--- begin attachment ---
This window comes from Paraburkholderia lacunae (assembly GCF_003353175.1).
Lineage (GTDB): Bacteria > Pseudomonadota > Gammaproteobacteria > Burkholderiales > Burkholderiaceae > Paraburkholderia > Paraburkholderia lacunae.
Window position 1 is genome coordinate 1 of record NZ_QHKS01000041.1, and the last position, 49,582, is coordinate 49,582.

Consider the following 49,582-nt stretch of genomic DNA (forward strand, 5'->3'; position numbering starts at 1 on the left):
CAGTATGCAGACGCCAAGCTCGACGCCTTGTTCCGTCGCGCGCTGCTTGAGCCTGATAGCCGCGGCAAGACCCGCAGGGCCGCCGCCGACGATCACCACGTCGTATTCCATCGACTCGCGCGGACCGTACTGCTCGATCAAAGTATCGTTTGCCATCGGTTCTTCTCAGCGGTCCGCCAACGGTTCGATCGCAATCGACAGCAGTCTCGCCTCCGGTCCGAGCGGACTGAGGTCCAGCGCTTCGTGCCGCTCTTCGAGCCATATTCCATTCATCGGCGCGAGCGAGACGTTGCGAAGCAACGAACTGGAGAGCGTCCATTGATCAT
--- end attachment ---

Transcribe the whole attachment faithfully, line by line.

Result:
This window comes from Paraburkholderia lacunae (assembly GCF_003353175.1).
Lineage (GTDB): Bacteria > Pseudomonadota > Gammaproteobacteria > Burkholderiales > Burkholderiaceae > Paraburkholderia > Paraburkholderia lacunae.
Window position 1 is genome coordinate 1 of record NZ_QHKS01000041.1, and the last position, 49,582, is coordinate 49,582.

Consider the following 49,582-nt stretch of genomic DNA (forward strand, 5'->3'; position numbering starts at 1 on the left):
CAGTATGCAGACGCCAAGCTCGACGCCTTGTTCCGTCGCGCGCTGCTTGAGCCTGATAGCCGCGGCAAGACCCGCAGGGCCGCCGCCGACGATCACCACGTCGTATTCCATCGACTCGCGCGGACCGTACTGCTCGATCAAAGTATCGTTTGCCATCGGTTCTTCTCAGCGGTCCGCCAACGGTTCGATCGCAATCGACAGCAGTCTCGCCTCCGGTCCGAGCGGACTGAGGTCCAGCGCTTCGTGCCGCTCTTCGAGCCATATTCCATTCATCGGCGCGAGCGAGACGTTGCGAAGCAACGAACTGGAGAGCGTCCATTGATCAT